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Russian Car Plant Workers Take to the Streets After Months Without Pay

Sergei Porter / Vedomosti

Former employees at Russian car part manufacturer AvtoVAZagregat have taken to the streets to demand their unpaid wages.

Approximately 90 protesters blocked a major highway in the company's hometown of Tolyatti for an hour, the Interfax news agency reported.

AvtoVAZagregat, a company which once employed 2,500 workers, went bankrupt in the fall of 2015 after losing its contract with AvtoVAZ, the Russian car manufacturer which produces Lada automobiles. The majority of former employees still have not received their full back wages.

Samara Region Governor Nikolai Merkushkin promised to help AvtoVAZagregat to settle its debts after the company was unable to find a buyer, and has reportedly transferred 156.6 million rubles ($2.4 million) towards workers' unpaid wages.

Neither Merkushkin's office or the company itself has revealed how much back pay remains on AvtoVAZagregat's books.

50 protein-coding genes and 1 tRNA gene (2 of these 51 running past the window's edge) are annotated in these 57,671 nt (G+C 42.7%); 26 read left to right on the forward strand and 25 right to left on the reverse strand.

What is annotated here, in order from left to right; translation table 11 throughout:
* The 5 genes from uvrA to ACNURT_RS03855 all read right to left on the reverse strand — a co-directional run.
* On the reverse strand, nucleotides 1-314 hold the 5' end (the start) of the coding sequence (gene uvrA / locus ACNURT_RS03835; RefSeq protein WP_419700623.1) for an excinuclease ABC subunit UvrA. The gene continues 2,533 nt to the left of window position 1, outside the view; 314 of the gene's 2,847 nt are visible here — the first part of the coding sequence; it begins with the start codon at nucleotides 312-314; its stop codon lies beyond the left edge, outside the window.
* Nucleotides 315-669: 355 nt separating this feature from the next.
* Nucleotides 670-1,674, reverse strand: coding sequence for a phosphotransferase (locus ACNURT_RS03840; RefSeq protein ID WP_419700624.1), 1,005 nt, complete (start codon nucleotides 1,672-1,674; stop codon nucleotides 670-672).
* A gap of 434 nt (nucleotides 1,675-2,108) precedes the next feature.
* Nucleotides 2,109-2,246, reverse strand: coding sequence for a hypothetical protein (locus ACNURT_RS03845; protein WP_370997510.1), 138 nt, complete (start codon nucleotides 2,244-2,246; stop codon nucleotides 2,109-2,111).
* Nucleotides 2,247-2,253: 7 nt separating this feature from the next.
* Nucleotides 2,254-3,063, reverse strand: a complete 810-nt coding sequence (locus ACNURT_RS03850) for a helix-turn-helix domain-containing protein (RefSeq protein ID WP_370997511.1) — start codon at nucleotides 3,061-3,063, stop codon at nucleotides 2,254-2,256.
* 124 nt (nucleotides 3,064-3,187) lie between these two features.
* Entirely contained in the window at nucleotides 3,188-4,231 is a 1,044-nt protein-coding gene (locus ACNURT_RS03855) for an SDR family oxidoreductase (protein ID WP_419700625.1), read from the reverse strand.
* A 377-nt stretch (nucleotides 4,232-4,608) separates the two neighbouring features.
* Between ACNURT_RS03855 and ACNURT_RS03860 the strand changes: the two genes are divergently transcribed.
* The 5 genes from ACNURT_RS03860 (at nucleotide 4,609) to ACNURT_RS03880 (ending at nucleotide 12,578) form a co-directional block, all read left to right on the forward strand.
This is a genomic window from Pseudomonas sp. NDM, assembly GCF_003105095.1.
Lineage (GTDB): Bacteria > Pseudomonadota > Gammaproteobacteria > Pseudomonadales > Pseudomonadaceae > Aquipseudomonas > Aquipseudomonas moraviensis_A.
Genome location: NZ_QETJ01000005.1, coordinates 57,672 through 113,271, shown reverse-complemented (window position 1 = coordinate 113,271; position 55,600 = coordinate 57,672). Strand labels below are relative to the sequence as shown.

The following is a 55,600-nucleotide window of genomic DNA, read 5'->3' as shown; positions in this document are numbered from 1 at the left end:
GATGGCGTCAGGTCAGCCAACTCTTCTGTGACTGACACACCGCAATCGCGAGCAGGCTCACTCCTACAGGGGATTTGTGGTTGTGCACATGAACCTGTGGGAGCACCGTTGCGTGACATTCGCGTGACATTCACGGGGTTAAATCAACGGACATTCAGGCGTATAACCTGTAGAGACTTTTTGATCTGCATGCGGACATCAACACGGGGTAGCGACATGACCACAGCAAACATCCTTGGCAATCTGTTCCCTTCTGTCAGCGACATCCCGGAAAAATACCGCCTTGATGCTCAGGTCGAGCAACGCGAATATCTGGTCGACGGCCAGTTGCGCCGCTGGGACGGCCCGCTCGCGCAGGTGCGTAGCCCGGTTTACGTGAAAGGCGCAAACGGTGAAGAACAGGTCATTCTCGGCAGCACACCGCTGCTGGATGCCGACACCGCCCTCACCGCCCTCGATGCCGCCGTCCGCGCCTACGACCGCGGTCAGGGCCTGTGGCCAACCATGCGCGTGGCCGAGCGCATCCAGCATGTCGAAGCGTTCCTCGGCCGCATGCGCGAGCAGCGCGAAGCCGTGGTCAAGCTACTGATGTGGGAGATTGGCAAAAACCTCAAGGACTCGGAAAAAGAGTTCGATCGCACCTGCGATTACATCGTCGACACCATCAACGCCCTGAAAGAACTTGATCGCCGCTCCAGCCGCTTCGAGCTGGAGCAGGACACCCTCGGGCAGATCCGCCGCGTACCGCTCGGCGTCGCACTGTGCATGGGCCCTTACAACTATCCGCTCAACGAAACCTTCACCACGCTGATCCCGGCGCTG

A meeting between workers and Merkushkin to tackle the issue further was unsuccessful, with the politician reportedly telling employees that their problems should be taken up with the factory, rather than the government.

A meeting transcript published by the Zasekin news portal reported that when one former employee asked when they could expect their back pay, Merkushkin replied, “Well, I can tell you that if you are going to use that tone, then never. Never! Go ask the people who upset you so much.”

A government representative has since said that the fragment had been taken out of context as a a “pre-election provocation.”

“[Russia's ruling party] United Russia formulates not only the pro-government agenda, but also the protest agenda,” said political analyst Mikhail Vinogradov. When one of its members makes an unpopular public statement, it often receives wider coverage than statements made by the opposition and thus has a “mobilizing effect.” he said.

Demonstrations such as the one staged by former AvtoVAZagregat employees are a rarity in Togliatti, said local Autostat agency CEO Sergei Tselikov. Similar rallies were last seen in the region during the economic crisis of 2008-2009 in relation to the AvtoVAZ plant, he said. There were two motivating factors behind the protest, said Tselikov: former employees’ frustration over losing their jobs and wages, and the upcoming State Duma elections.

State Duma Elections are to be held again in Russia on Sept. 19, 2016..

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